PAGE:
The World Runs On Excel

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There’s been a lot of talk lately about the importance of Excel and that Excel is everywhere.

I’d even go as far as saying that most of the world in one way or another runs on Excel. Excel in my opinion is the best piece of software Microsoft has made so far (other people seem to agree with me, by the way). While Microsoft didn’t invent the spreadsheet – that credit goes to VisiCalc and IBM with Lotus 1-2-3 – they were the ones who popularized the use of spreadsheets to an extent that nowadays the term spreadsheet itself has become synonymous to Excel.

Excel has become a general purpose tool that’s used by business people to quickly implement software solutions. Excel is not only used for calculations but for data storage, data entry and even fully-fledged applications with complex user interactions. Most software developers would probably argue that this is a pretty dangerous development because Excel wasn’t meant to be used as a general purpose programming tool, IDE or relational database and lacks a lot of features of proper software development tools and RDBMS. Developing business tools with Excel introduces a lot of problems such as data inconsistency, a software maintenance hell and lack of version control and multi-user capabilities. These problems certainly are valid and proper software developers are – to an extent – right in bashing Excel-based solutions.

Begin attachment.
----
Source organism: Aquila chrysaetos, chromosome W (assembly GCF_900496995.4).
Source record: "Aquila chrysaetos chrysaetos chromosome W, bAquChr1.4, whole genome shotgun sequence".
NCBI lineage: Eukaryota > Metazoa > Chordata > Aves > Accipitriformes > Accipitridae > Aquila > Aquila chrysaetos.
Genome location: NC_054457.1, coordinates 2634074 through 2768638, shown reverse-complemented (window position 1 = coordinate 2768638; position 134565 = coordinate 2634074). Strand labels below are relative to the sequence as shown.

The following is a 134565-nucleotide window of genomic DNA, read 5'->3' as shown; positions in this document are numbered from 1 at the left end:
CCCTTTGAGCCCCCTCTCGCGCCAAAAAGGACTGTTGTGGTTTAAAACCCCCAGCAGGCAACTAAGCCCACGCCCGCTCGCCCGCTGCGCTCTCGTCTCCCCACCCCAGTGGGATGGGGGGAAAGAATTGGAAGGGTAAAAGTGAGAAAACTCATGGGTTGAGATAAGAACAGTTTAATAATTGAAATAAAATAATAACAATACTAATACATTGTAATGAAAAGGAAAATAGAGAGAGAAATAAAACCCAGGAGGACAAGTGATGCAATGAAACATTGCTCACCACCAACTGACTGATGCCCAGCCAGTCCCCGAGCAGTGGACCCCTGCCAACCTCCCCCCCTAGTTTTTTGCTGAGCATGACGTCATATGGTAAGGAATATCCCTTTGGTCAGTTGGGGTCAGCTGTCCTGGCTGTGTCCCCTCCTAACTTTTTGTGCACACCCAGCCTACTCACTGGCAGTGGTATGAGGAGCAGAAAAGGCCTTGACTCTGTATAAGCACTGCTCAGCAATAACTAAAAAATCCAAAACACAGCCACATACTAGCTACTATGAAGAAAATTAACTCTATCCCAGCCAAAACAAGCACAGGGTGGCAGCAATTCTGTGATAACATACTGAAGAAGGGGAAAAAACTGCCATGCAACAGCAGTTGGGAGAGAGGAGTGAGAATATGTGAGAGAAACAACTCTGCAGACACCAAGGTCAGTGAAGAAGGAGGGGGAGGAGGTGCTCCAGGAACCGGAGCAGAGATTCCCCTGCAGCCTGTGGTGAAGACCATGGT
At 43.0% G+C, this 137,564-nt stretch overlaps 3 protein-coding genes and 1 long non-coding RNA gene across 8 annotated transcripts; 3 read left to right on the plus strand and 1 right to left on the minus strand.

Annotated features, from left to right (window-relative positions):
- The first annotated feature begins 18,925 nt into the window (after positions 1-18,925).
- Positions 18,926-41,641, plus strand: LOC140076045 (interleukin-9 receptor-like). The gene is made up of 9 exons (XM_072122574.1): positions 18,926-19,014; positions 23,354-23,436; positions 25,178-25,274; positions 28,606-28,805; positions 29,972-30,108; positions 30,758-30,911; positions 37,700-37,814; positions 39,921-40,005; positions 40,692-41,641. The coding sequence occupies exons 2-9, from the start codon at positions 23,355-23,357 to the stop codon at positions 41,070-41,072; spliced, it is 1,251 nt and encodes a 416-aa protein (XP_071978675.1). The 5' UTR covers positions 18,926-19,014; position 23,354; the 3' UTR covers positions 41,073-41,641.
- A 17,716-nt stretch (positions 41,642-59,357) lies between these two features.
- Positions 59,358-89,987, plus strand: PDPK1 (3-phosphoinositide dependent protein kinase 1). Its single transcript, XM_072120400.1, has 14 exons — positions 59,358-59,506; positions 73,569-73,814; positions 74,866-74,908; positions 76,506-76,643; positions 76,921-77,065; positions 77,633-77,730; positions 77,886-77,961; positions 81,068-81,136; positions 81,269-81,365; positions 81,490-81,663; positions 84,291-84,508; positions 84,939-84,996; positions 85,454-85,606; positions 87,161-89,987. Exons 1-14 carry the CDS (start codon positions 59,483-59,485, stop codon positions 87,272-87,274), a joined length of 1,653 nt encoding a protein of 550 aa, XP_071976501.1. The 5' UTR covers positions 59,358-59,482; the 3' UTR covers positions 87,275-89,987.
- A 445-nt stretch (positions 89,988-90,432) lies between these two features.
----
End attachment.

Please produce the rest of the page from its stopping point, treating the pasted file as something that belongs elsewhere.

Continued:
However, the point this criticism misses is that Excel is a tool that gets the job done. The results often might not be pretty or well-designed software but they quickly provide solutions to problems that might have taken a lot longer if implemented properly with proper tools. In a way, Excel is like Perl in that respect, it makes easy things easy and hard things possible. So, I’d say that as entrepreneurs and developers we shouldn’t disregard Excel-based solutions but instead should embrace them and think about how we can help Excel users with improving their solutions.

Several points come to mind as to how Excel-based software might be improved:

  • Using version control for storing and sharing Excel spreadsheets.
  • Introducing best practices for Excel-based software development.
  • Promoting code review and code reuse by storing user-created functions and macros in some kind of central repository that is accessible for everyone in an organisation.

These are just some quick thoughts. There sure are ample opportunities for entrepreneurs to provide useful services and products to Excel users.

About the author: Bjoern
Independent IT consultant, entrepreneur
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